McKinsey Ventures is McKinsey innovation and corporate VC platform focused on B2B digital & advanced analytics innovation. We position ourselves as a critical bridge, on one side, to help traditional players capture true economic benefits from collaborating with the external innovation ecosystem and, on the other, supporting distinctive start-ups scale up to become regional and global players. We have great plans to scale our presence in Fintech where we are already quite active and have significant expertise. That’s all for the moment, but stay tuned for more exciting news in the near future!
Developing nations have inadequate presence of banking channels, which has meant that hundreds of millions in rural areas have to rely on moneylenders. How can fintech help bridge that gap and remove middlemen?
More than 50 per cent of adults who do not have a formal relationship with banks live in Asia Pacific – that’s many hundreds of millions of people, thus the opportunity for the unbanked is significant. There is an interesting phenomenon happening here where industry boundaries are blurring and retail, telecommunication and other non-fig companies are starting providing basic financial services such as eWallets, or small credit lending. For the unbanked, non-fig players especially those in the telecommunication industry (given the rate of mobile penetration), will provide a critical infrastructure and could have a significant advantage. Fintechs can help provide the much-needed financial expertise that these non-fig players require in order to capture this significant opportunity.
Which countries of SEA look the most promising for fintech in your opinion? I’m using it as a broad term here for financial innovation driven by startups.
We see substantial market opportunities across all major SEA countries, whether it is serving the rising mass-affluent consumers or providing basic financial services to the unbanked. It is clear though that to foster a thriving and sustainable innovation ecosystem demand is not enough. There are other critical factors such as the availability of talent (both tech-savvy as well as entrepreneurs), smart capital, and degree of technology adoption. More broadly, a culture and mindset that fosters fast cycles of test & learn. Regulators and incumbents also play a critical role.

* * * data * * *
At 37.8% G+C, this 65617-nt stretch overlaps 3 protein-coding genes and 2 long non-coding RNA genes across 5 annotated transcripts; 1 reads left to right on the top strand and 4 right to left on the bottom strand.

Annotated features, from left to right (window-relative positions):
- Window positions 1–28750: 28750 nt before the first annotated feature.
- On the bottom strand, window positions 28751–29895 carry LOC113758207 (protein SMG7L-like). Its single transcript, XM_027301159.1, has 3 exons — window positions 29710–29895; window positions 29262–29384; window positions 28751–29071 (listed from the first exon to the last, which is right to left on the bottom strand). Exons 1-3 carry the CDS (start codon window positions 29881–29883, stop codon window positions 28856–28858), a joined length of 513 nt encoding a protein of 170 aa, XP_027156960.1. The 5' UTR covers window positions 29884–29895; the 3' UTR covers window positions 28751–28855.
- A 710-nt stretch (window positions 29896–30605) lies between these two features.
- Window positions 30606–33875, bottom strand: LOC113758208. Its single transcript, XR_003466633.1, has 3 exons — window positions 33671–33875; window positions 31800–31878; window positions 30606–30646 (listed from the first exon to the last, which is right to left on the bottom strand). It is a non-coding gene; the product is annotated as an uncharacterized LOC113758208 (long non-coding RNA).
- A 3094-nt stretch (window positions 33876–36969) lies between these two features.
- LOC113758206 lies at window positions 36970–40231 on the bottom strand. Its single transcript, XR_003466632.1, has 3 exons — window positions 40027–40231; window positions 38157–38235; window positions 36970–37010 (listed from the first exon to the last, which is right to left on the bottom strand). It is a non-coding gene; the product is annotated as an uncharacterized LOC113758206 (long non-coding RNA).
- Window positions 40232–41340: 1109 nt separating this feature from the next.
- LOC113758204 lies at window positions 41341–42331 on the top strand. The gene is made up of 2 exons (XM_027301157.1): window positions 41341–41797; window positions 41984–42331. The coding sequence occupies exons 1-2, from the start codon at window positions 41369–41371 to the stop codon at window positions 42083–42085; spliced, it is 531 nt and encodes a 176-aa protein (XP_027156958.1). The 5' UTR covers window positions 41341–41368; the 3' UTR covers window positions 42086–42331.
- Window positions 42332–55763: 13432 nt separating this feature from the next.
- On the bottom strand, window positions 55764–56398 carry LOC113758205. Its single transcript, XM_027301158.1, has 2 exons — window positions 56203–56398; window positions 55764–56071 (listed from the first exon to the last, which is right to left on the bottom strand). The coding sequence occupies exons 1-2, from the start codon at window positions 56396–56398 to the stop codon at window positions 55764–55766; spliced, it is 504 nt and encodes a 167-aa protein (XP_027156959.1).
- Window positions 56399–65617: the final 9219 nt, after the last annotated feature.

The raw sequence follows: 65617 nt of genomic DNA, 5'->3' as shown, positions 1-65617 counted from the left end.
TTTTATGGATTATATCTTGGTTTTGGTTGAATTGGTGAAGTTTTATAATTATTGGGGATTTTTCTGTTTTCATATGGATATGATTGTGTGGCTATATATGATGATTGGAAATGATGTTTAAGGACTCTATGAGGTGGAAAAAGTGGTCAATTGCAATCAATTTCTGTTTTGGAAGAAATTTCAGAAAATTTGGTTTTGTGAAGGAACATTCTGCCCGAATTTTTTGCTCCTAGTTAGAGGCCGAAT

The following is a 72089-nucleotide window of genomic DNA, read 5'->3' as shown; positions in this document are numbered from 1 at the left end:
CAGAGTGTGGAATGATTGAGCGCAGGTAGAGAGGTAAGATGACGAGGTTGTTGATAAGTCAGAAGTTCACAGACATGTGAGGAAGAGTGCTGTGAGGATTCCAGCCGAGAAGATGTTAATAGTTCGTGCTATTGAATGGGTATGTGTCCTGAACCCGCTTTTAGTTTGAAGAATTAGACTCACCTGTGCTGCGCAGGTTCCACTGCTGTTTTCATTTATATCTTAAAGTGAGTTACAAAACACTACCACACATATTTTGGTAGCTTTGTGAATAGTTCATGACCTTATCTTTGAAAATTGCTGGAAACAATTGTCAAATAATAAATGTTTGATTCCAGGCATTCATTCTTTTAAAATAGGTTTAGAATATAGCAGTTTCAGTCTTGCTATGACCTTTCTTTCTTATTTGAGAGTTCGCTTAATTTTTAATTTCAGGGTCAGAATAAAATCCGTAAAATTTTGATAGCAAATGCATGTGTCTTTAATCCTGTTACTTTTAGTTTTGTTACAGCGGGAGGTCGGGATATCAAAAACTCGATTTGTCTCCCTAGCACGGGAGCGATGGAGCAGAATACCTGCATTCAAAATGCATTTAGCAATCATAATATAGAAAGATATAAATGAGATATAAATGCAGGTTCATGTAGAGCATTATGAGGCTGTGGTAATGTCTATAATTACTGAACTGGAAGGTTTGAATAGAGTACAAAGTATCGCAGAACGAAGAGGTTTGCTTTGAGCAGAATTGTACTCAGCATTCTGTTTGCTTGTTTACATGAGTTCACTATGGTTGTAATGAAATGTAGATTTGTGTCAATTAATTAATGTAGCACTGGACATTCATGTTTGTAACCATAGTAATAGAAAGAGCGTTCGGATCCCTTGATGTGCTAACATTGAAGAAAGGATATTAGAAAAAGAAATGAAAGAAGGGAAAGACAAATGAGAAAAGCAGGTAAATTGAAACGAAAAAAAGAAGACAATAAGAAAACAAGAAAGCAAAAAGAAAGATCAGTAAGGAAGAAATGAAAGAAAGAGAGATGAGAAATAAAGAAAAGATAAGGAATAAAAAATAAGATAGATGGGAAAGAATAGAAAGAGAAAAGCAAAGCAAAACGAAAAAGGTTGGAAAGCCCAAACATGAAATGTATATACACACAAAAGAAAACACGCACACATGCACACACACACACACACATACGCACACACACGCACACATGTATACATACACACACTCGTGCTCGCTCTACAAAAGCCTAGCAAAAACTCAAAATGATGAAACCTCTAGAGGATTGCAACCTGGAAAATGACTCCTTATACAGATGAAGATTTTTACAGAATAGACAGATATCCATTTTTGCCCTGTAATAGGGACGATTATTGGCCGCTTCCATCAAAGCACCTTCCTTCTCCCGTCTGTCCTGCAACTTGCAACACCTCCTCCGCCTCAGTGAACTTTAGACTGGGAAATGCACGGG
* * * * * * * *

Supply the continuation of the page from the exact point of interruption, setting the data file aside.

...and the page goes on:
What should fintech players do to unlock significant value creation potential of fintech?
Besides successfully collaborating with traditional players, scaling fast across multiple clients and geographies is critical for fintechs to be able to unlock significant value creation. Our research on over 3,000 start-ups shows that high-growth rates players (defined as those with >50 per cent CAGR) achieve 4-5 times greater returns than others and have 10x higher likelihood of becoming Unicorns.
Do you think that fintech startups have managed to develop unique capabilities and been able to pass that on to consumers yet?
While we have seen a number of Fintechs being able to generate positive impact for consumers – from making it is easier and lower cost to remit money to/from remote areas to better customer experience, we believe that the largest impact potential is yet to come. We should also acknowledge that indirectly Fintechs have been a huge wake up call to mobilize many traditional players to start offering better service and lower costs. With ever increasing customer expectations, we believe this is a phenomenon that will continue.
We still don’t see examples of fintech companies scaling up in SEA, at a regional or international level. What will it take to make that happen?
Our research on Unicorns has found there are 6 markers that distinguish successful start-ups that are able to scale from others. There are three in particular that I deem key for fintechs to unlock significant value creation and scale. Successful start-ups:
1) focus on delivering clear and tangible “impact” – their solutions either deliver better customer experience, lower cost-to-serve or generate new revenues streams (or a combination of the above).
2) are paranoid about growth and client service — they are quite deliberate in using inorganic partnerships and acquisitions as a way to grow aggressively.
3) are able to professionalize management practices, successfully transitioning from a “small team in a garage” to a “well-oiled organization”, without losing the agility and entrepreneurship typical of smaller companies.
How do you think will fintech evolve? Which technologies will drive faster adoption of fintech?
We are seeing an important shift from B2C to B2B, and within that areas like cybersecurity, artificial intelligence will certainly play an increasingly critical role.